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Pedro Antonio Fresquís, a santero believed to be of Flemish decent, was born at Santa Cruz parish on October 29, 1749.

He married Maria Dolores Vigil in the 1760s and they had 5 children: Mariana de Jesus (Micela?

), Juana Catarina, Ana Gregoria, Juan Bautista, and another child named Mariana de Jesus.

Works attributed to Fresquís span many years, dating up to the time of his death in 1831.

He painted unusual retable images such as the Martyrdom of Santa Apolonia, probably as a tribute to his grandmother Polonia Vigil; the Mass of St.

Gregory, a panel on the small side altar of the churches at Truchas, probably as a dedication to the donor of the screen, Gregorio Sandobal ; and Santa Coleta.

On March 20, 1831, Fresquís, who was then advanced in age, asked the parish priest at Santa Cruz that he be allowed to be buried in the cemetery next to the Chimayó Church, citing the work he had done not only at Holy Cross Church but also at Truchas and the Santuario de Chimayó.

Chimayó was then in the parish of Santa Cruz, but prior to 1985 it was not known that the santero had painted the altar screen in the side chapel at Santa Cruz.

Pedro Antonio Fresquís Pedro Antonio Fresquís, a santero believed to be of Flemish decent, was born at Santa Cruz parish on October 29, 1749.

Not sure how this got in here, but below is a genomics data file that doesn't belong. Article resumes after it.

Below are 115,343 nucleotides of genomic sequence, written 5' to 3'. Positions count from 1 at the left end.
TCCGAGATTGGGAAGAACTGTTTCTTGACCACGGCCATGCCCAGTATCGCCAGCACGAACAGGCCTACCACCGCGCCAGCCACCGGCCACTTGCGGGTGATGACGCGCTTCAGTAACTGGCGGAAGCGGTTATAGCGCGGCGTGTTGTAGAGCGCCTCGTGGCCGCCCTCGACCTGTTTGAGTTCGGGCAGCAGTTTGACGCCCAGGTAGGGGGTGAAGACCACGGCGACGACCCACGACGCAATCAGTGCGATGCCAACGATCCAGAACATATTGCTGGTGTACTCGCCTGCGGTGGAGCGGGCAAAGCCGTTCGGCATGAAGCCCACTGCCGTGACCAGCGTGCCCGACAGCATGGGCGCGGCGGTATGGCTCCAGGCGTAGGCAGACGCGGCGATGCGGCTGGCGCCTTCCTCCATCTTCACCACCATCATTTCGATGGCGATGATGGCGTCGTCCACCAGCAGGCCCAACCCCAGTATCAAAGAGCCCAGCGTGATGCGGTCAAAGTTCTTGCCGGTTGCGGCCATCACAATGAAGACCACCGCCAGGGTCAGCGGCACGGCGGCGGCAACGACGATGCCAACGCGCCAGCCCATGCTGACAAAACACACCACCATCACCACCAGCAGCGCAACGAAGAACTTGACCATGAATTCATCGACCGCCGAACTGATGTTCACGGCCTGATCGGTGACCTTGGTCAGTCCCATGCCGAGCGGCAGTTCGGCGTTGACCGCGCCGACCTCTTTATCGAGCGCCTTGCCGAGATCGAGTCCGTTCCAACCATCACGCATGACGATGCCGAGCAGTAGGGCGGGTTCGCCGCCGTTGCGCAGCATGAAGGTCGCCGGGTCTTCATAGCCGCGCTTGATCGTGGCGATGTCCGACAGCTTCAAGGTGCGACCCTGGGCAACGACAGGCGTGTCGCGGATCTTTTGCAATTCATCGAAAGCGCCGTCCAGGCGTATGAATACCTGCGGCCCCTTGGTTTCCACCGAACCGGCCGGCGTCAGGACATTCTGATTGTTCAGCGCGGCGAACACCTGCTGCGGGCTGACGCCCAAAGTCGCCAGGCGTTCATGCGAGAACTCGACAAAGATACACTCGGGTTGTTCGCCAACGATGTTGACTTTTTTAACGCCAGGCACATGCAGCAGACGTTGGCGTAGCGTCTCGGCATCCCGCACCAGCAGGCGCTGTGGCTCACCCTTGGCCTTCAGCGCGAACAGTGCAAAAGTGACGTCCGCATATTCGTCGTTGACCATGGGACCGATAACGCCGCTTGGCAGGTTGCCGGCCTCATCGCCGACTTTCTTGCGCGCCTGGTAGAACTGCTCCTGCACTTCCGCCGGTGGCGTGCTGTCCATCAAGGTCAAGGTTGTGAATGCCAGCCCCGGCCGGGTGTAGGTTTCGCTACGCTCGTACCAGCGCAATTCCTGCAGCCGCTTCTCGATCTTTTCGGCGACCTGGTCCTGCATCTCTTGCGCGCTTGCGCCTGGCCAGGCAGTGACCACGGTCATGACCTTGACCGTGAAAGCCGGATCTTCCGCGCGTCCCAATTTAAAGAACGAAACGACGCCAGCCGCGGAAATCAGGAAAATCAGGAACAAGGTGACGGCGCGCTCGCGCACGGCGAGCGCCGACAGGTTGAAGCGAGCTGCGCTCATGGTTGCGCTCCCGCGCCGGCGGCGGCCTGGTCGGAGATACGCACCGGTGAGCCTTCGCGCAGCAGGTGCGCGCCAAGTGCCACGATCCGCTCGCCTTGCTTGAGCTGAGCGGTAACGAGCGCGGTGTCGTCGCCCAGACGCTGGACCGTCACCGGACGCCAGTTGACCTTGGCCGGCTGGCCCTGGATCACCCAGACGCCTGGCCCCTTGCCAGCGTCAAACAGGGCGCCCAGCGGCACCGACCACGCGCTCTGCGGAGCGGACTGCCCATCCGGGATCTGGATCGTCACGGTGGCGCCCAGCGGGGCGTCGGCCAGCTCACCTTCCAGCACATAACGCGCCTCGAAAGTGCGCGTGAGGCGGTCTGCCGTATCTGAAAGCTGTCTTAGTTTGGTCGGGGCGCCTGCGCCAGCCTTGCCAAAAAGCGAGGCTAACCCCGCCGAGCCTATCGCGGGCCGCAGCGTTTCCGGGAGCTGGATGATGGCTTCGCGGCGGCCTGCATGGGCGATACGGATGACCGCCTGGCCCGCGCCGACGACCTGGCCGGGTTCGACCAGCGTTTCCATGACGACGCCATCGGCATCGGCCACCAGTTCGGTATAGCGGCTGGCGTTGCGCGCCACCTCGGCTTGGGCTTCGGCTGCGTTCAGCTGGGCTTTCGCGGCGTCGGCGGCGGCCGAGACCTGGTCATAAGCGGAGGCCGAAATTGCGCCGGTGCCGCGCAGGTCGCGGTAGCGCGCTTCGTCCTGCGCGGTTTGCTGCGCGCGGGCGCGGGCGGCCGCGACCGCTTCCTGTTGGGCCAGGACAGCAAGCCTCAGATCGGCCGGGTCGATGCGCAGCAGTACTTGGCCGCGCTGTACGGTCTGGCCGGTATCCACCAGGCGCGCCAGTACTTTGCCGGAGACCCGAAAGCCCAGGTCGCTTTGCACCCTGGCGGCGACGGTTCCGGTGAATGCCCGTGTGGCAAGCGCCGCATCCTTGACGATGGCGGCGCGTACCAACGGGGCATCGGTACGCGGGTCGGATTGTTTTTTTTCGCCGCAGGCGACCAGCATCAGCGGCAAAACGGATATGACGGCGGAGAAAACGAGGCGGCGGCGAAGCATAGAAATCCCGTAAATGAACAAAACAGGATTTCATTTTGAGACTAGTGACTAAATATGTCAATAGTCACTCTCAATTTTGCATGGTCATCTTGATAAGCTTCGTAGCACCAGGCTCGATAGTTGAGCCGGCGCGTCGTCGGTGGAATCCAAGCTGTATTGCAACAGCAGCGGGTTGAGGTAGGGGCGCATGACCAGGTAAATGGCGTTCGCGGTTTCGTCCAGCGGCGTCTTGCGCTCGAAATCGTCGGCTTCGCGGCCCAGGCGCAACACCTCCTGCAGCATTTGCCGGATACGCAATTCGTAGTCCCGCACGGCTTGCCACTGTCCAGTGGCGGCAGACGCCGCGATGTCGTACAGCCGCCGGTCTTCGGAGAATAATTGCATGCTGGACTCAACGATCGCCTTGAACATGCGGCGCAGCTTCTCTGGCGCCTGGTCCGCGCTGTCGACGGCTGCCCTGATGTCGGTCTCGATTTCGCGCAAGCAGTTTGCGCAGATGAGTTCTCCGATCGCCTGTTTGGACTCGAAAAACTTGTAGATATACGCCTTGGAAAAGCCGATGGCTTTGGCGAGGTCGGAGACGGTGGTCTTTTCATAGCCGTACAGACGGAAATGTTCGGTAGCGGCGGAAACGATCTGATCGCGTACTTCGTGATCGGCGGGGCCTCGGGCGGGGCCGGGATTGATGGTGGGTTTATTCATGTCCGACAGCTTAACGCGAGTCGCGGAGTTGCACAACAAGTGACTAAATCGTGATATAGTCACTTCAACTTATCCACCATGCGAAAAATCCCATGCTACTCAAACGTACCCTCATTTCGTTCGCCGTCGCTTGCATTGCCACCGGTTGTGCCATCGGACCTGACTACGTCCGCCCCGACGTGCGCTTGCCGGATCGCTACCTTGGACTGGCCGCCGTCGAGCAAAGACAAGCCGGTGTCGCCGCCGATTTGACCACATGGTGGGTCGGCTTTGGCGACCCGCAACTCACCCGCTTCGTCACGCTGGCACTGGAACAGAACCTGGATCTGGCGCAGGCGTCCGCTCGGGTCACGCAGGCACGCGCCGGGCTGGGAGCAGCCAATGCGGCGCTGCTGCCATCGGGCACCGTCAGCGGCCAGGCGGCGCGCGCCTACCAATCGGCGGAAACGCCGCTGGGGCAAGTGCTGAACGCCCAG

In the Kalama Sutta, the Buddha discouraged blind dogma to any tradition — including Buddhism — so my family is very supportive of my religious choice. I valued its emphasis on respect for your ancestors.

She actually became a Zen priest herself later in life. I learned about it because of a project I did in community college in Oakland, a class called “Art and Thought in African American Culture.” I had a ridiculously open-ended term project, and my young ass was like, “I’ll do it on this Afro-Cuban divinatory system.” I ended up feeling that there was a rightness to it, this non-linear, both/and worldview to replace all the either/or.

My grandma was a white Jewish lady who converted to Buddhism when she married my grandpa, a Japanese guy.

Here, you don’t give up your history — if you were raised Muslim or Jewish or Catholic, you still honor those practices as a way of honoring the people who came before you.

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